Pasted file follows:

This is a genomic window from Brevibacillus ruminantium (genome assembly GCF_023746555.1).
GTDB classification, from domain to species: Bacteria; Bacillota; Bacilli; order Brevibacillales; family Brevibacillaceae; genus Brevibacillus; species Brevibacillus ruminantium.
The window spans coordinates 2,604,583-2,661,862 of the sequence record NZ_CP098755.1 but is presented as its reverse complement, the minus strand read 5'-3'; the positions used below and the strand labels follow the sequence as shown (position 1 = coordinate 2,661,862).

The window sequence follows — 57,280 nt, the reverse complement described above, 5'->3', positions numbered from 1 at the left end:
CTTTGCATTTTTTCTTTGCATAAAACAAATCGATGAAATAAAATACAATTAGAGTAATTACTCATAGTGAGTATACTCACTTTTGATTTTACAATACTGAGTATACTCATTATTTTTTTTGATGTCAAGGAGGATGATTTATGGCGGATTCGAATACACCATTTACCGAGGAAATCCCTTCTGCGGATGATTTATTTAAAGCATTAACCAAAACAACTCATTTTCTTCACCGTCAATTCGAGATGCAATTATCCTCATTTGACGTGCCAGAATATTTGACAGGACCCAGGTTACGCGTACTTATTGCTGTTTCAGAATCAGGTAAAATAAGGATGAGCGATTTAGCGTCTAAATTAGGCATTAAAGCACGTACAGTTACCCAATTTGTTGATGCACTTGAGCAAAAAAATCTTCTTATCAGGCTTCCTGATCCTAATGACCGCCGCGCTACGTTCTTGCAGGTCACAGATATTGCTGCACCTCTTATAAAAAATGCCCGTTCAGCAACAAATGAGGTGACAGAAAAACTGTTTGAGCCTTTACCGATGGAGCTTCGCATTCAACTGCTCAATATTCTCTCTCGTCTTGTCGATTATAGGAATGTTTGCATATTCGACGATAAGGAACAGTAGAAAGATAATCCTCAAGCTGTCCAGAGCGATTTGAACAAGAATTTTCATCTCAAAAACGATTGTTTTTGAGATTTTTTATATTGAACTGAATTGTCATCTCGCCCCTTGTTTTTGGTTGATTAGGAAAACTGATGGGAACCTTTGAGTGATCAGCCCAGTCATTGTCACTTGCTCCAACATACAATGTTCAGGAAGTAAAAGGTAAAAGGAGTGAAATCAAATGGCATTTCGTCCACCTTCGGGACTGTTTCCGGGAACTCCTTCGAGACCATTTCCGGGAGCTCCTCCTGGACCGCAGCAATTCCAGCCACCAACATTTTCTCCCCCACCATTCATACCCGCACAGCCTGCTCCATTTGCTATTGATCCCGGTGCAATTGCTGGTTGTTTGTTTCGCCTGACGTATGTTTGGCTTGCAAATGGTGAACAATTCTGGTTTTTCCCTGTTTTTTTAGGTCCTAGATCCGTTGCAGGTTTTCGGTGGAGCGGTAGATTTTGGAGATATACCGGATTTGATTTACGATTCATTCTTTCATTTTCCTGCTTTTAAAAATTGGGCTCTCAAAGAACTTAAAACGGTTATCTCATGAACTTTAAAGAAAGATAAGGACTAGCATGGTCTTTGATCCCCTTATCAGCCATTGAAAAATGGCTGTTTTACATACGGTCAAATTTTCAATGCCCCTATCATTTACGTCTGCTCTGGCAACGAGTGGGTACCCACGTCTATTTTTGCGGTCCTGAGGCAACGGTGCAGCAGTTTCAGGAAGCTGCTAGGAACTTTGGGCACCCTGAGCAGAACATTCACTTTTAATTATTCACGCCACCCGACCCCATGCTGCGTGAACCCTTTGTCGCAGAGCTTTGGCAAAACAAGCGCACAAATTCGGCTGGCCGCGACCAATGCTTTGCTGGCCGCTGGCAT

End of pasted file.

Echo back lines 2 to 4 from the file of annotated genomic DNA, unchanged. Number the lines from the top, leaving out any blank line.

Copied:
GTDB classification, from domain to species: Bacteria; Bacillota; Bacilli; order Brevibacillales; family Brevibacillaceae; genus Brevibacillus; species Brevibacillus ruminantium.
The window spans coordinates 2,604,583-2,661,862 of the sequence record NZ_CP098755.1 but is presented as its reverse complement, the minus strand read 5'-3'; the positions used below and the strand labels follow the sequence as shown (position 1 = coordinate 2,661,862).

The window sequence follows — 57,280 nt, the reverse complement described above, 5'->3', positions numbered from 1 at the left end: